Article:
At the beginning of English, there was concordance for the second person singular of all verbs in the present tense, as well as in the past of some common verbs. It was usually in the form -est, but -st and t also occurred. Note that this does not affect terminations for other people and numbers. For example, in Standard English, we can say that I am or that he is, but not “I am” or “he is”. This is because the grammar of language requires that the verb and its subject correspond personally. The pronouns I and him are the first or third person respectively, just as the verb forms are and are. The verb must be chosen in such a way as to have the same person as the subject, unlike the fictitious agreement based on meaning. [2] [3] For example, in American English, the un expression is treated as a singular for the purposes of the agreement, although it is formally plural. Case agreement is not an essential feature of English (only personnel pronouns and pronouns that have casus marking). The agreement between these pronouns can sometimes be observed: the basic rule of over-reviming sentences is really quite simple: for verbs, the convergence of the sexes is less frequent, although it can still occur. For example, in the past French compound, in certain circumstances, the past part corresponds to the subject or an object (see past compound for details). In Russian and most other Slavic languages, the form of the past in sex corresponds to the subject. Here are some special cases for the subject-verb agreement in English: inside noun sentences, adjectives do not show a correspondence with the subject, although pronouns do.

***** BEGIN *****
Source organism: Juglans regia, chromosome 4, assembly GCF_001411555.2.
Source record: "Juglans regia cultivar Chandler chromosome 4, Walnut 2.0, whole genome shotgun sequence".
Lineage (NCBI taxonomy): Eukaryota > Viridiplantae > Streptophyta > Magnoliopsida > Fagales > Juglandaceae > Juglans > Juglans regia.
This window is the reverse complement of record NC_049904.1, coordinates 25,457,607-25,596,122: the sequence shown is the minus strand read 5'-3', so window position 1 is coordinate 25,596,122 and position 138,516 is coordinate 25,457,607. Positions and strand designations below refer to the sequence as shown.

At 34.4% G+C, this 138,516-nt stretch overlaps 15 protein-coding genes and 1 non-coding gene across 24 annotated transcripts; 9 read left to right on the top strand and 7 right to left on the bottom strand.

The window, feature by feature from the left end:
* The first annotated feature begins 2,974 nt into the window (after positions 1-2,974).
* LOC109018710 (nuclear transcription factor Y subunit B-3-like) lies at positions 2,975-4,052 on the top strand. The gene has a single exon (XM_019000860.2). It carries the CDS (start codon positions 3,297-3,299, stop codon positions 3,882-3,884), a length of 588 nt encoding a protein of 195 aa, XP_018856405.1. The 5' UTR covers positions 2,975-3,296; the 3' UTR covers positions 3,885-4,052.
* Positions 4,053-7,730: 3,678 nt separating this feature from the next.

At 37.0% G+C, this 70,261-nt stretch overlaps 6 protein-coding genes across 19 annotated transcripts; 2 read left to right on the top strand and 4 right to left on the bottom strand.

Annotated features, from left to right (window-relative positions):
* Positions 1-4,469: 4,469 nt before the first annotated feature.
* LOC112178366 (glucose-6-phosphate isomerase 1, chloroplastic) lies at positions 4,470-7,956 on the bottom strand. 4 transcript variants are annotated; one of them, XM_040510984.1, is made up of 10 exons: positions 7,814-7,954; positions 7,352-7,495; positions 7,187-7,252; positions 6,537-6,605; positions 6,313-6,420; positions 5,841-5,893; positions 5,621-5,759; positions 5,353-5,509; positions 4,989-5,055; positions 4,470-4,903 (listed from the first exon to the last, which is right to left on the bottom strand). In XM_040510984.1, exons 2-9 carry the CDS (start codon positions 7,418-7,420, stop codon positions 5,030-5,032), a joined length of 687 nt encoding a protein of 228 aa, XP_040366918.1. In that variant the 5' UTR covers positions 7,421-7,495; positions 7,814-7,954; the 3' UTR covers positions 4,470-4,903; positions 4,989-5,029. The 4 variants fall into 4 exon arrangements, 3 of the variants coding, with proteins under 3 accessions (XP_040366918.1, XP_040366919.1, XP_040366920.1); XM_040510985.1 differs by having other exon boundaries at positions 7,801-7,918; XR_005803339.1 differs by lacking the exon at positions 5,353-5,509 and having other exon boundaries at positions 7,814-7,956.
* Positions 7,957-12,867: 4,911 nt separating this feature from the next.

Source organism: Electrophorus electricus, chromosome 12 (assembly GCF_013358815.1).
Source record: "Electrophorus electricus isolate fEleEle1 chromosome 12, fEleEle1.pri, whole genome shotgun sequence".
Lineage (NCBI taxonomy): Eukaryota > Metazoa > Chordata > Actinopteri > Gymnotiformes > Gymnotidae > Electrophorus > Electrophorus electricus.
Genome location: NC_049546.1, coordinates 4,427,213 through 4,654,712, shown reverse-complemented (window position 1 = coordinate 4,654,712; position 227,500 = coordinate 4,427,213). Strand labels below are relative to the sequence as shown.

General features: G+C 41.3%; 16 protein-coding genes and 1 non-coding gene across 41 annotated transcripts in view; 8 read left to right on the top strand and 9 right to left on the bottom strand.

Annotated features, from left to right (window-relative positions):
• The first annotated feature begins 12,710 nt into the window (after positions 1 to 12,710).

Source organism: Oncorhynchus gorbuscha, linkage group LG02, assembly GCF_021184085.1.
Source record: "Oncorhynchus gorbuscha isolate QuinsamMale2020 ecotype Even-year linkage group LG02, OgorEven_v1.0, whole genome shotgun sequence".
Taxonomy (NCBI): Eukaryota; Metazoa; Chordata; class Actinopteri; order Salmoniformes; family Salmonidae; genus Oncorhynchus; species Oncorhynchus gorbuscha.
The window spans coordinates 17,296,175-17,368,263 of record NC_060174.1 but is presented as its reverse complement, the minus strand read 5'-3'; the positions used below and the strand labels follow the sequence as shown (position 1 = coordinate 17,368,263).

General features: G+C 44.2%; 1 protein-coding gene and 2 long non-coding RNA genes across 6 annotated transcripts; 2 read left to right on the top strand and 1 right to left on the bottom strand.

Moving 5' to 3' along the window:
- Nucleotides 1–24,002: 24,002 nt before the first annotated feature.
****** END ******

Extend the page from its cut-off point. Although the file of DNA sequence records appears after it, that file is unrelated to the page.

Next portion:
z.B. a szép könyveitekkel “with your nice books” (“szép”: nice): The suffixes of the plural, possessive “your” and capital “with” are marked only on the noun. Languages cannot have any conventional correspondence, such as Japanese or Malay; Little, as in English; a small amount, as in spoken French; a moderate amount, as in Greek or Latin; or a large quantity, as in Swahili. Another feature is concordance in participations that have different forms for different genders: the ability to find the appropriate subject and verb helps you correct the errors of the subject-verb concordance. Substantive-pronomic concordance: Number and orientation of sex Spoken French always distinguishes the second person plural and the first person plural in formal language from each other and from the rest of the present in all verbs in the first conjugation (Infinitive in -er) except all. The plural form of the first person and the pronoun (nous) are now generally replaced in modern French by the pronoun on (literally: “un”) and a singular form of the third person. This is how we work (formally) on the work. In most verbs of other conjugations, each person in the plural can be distinguished between them and singular forms, again when the traditional first person is used in the plural. The other endings that appear in written English (that is: all the singulated endings and also the third person plural of verbs that are not with the infinitesi-il) are often pronounced in the same way, except in connection contexts. Irregular verbs such as be, fair, all and have significantly more pronounced forms of concordance than normal verbs.

Concordance usually involves the concordance of the value of a grammatical category between different elements of a sentence (or sometimes between sentences, as in some cases where a pronoun is needed to match its predecessor or speaker). . . .